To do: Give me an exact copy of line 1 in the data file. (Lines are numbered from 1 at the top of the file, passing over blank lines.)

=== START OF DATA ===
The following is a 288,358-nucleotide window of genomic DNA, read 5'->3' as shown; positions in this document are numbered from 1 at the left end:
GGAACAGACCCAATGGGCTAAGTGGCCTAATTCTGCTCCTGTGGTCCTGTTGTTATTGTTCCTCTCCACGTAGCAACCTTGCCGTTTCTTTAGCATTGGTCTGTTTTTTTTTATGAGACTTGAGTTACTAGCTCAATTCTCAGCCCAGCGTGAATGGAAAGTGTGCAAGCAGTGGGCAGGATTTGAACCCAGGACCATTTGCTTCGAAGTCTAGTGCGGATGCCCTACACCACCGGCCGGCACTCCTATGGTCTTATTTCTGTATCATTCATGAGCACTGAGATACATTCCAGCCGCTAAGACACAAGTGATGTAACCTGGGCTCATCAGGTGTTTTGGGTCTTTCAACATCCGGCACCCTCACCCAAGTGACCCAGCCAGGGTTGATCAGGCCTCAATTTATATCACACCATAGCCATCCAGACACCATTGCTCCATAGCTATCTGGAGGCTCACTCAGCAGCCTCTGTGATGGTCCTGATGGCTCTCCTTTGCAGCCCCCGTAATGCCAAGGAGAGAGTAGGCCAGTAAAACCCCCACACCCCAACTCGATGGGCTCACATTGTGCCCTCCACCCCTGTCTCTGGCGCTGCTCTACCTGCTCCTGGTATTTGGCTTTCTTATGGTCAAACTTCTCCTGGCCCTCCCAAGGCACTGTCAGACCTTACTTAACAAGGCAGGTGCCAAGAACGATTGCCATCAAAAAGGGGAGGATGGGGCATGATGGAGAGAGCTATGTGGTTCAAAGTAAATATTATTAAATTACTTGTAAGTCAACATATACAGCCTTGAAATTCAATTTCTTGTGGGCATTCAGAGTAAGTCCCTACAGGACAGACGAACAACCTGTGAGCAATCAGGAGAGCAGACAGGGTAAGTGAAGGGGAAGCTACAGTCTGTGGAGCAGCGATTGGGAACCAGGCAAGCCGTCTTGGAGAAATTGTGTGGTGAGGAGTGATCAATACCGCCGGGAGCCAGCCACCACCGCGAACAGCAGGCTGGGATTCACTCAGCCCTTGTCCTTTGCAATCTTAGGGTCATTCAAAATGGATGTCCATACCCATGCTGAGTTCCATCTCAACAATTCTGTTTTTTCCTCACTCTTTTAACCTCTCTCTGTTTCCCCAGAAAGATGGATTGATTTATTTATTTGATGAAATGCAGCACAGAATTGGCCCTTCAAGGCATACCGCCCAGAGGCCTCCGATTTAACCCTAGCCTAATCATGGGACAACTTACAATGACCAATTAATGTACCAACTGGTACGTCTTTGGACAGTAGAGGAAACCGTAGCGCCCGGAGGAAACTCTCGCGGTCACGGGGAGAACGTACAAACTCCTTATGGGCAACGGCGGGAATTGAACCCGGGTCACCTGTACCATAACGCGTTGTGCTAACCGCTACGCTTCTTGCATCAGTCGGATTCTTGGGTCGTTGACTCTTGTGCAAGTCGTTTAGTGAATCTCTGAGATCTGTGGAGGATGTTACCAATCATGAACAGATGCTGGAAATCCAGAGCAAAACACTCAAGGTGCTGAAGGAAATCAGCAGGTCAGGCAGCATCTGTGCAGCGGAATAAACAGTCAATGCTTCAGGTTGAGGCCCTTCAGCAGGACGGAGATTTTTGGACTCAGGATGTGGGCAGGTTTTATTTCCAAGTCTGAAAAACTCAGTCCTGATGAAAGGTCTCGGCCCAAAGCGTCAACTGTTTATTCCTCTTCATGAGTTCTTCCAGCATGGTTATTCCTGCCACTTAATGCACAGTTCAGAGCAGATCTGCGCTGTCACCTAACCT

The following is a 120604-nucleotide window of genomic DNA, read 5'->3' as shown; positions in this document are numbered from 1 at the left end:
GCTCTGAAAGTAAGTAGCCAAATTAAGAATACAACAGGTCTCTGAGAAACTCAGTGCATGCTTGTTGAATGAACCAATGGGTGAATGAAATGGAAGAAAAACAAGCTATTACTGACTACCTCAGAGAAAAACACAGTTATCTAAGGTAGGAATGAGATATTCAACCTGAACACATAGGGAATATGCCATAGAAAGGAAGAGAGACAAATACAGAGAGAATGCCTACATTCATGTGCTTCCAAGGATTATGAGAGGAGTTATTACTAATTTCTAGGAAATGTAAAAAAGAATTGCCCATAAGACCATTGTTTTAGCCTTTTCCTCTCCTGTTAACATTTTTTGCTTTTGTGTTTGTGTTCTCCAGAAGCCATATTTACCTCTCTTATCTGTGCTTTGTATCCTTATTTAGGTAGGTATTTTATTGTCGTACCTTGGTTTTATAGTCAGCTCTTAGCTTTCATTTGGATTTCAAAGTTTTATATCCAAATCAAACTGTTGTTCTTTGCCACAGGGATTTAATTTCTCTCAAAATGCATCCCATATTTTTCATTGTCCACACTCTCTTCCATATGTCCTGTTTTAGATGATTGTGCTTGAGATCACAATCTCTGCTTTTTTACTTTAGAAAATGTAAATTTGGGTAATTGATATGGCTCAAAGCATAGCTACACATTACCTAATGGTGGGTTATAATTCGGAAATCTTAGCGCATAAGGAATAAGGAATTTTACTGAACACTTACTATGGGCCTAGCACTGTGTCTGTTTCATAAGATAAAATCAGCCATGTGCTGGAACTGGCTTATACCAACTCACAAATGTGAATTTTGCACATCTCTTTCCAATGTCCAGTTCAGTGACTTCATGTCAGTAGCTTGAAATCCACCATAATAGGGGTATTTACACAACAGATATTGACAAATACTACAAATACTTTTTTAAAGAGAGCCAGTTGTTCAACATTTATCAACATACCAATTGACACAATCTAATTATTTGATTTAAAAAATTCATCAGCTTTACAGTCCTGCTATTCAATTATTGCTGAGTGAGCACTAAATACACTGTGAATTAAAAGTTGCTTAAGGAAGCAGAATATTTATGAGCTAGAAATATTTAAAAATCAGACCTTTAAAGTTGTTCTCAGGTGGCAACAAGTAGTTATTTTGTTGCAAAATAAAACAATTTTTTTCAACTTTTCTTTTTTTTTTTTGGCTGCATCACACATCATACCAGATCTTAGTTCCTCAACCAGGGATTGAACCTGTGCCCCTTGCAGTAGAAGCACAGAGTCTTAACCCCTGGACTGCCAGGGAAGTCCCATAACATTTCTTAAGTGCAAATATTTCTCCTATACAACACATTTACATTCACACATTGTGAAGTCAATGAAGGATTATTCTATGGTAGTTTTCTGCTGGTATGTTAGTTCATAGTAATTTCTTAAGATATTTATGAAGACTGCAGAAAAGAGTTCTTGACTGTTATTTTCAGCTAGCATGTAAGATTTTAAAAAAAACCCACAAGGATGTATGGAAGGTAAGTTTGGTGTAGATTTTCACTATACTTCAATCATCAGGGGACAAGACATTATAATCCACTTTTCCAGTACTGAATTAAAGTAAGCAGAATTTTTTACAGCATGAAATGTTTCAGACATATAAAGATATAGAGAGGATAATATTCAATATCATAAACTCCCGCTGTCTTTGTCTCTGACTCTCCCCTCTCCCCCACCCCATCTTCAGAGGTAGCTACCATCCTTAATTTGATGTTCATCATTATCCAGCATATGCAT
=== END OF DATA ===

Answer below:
The following is a 288,358-nucleotide window of genomic DNA, read 5'->3' as shown; positions in this document are numbered from 1 at the left end: